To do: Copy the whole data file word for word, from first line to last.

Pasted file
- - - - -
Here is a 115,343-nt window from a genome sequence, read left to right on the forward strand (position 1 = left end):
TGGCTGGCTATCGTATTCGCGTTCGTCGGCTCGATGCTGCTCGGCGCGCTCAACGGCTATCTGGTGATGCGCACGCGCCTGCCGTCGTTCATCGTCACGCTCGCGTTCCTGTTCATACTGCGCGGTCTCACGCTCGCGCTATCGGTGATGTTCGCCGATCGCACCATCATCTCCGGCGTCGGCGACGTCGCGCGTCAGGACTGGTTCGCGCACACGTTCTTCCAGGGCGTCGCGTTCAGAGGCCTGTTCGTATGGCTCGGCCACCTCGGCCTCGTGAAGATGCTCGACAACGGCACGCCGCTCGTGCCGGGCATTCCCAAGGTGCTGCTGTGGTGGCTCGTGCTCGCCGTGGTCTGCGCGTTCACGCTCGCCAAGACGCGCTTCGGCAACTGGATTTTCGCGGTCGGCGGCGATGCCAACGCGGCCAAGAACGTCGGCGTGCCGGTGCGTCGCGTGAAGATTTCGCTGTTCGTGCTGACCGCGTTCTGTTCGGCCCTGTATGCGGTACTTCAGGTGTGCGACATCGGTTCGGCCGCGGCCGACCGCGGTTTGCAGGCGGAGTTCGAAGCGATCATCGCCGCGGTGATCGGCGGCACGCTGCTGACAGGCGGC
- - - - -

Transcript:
Here is a 115,343-nt window from a genome sequence, read left to right on the forward strand (position 1 = left end):
TGGCTGGCTATCGTATTCGCGTTCGTCGGCTCGATGCTGCTCGGCGCGCTCAACGGCTATCTGGTGATGCGCACGCGCCTGCCGTCGTTCATCGTCACGCTCGCGTTCCTGTTCATACTGCGCGGTCTCACGCTCGCGCTATCGGTGATGTTCGCCGATCGCACCATCATCTCCGGCGTCGGCGACGTCGCGCGTCAGGACTGGTTCGCGCACACGTTCTTCCAGGGCGTCGCGTTCAGAGGCCTGTTCGTATGGCTCGGCCACCTCGGCCTCGTGAAGATGCTCGACAACGGCACGCCGCTCGTGCCGGGCATTCCCAAGGTGCTGCTGTGGTGGCTCGTGCTCGCCGTGGTCTGCGCGTTCACGCTCGCCAAGACGCGCTTCGGCAACTGGATTTTCGCGGTCGGCGGCGATGCCAACGCGGCCAAGAACGTCGGCGTGCCGGTGCGTCGCGTGAAGATTTCGCTGTTCGTGCTGACCGCGTTCTGTTCGGCCCTGTATGCGGTACTTCAGGTGTGCGACATCGGTTCGGCCGCGGCCGACCGCGGTTTGCAGGCGGAGTTCGAAGCGATCATCGCCGCGGTGATCGGCGGCACGCTGCTGACAGGCGGC